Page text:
Regular use of a catheter that facilitates the release of urine increases the risk of bacterial infection and cause a damage to urinary tract tissue, both of which can cause cystitis.

  • Chemical cystitis:

Chemical cystitis occurs when you use hygiene products that can irritate the bladder, causing inflammation of the bladder and leading to cystitis.

Who is at Risk for Cystitis?

Females are at higher risk of developing cystitis due to their shorter urethra, but both men and women can develop cystitis.

Women may be at higher risk of developing cystitis if they are

  • Pregnant
  • Sexually active
  • Experiencing menopause
  • Use personal hygiene products like feminine hygiene sprays and chemical bubble baths that may irritate the urinary system
  • Use diaphragms with spermicide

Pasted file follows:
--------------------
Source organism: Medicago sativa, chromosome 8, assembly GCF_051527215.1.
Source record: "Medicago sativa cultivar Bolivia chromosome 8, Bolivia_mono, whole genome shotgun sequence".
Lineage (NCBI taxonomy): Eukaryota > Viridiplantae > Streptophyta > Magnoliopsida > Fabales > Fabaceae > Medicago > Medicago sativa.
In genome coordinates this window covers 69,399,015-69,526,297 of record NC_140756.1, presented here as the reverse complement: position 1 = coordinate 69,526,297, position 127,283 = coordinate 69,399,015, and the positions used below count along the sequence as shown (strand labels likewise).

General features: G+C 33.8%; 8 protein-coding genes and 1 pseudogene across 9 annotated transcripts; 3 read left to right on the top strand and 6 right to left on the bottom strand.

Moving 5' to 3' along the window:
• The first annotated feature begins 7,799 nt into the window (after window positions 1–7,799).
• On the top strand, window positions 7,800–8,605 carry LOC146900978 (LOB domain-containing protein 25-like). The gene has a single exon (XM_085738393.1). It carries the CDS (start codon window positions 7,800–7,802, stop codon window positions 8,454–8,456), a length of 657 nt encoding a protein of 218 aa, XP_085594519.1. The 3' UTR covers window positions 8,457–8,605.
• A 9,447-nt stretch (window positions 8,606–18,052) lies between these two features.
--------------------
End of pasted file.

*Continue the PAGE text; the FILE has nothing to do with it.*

Men with enlarged prostates are at higher risk of developing cystitis due to urine retention in the bladder.

Other risk factors of cystitis include

  • Recent or current UTI
  • Chemotherapy
  • Radiation therapy
  • Having diabetes
  • Kidney stones
  • HIV
  • Spinal injuries

How is cystitis diagnosed?

While there are several ways of cystitis diagnosis, a urine test is one of the most commonly used methods. In this form of cystitis diagnosis, your doctor will ask you for a urine sample that will help determine if you have a UTI or if there is another cause of your cystitis.

Other methods of cystitis diagnosis include cystoscopy, imaging tests, or a biopsy for advanced testing.

How is Cystitis Treated?

  • Medication:

Antibiotics are one of the most common forms of cystitis treatment for bacterial cystitis. Medicines can also be used as a cystitis treatment for interstitial cystitis, depending on the underlying cause of the cystitis.

  • Surgery:

While this may not be the first cystitis treatment that comes to mind, it may be needed to repair structural issues and chronic conditions.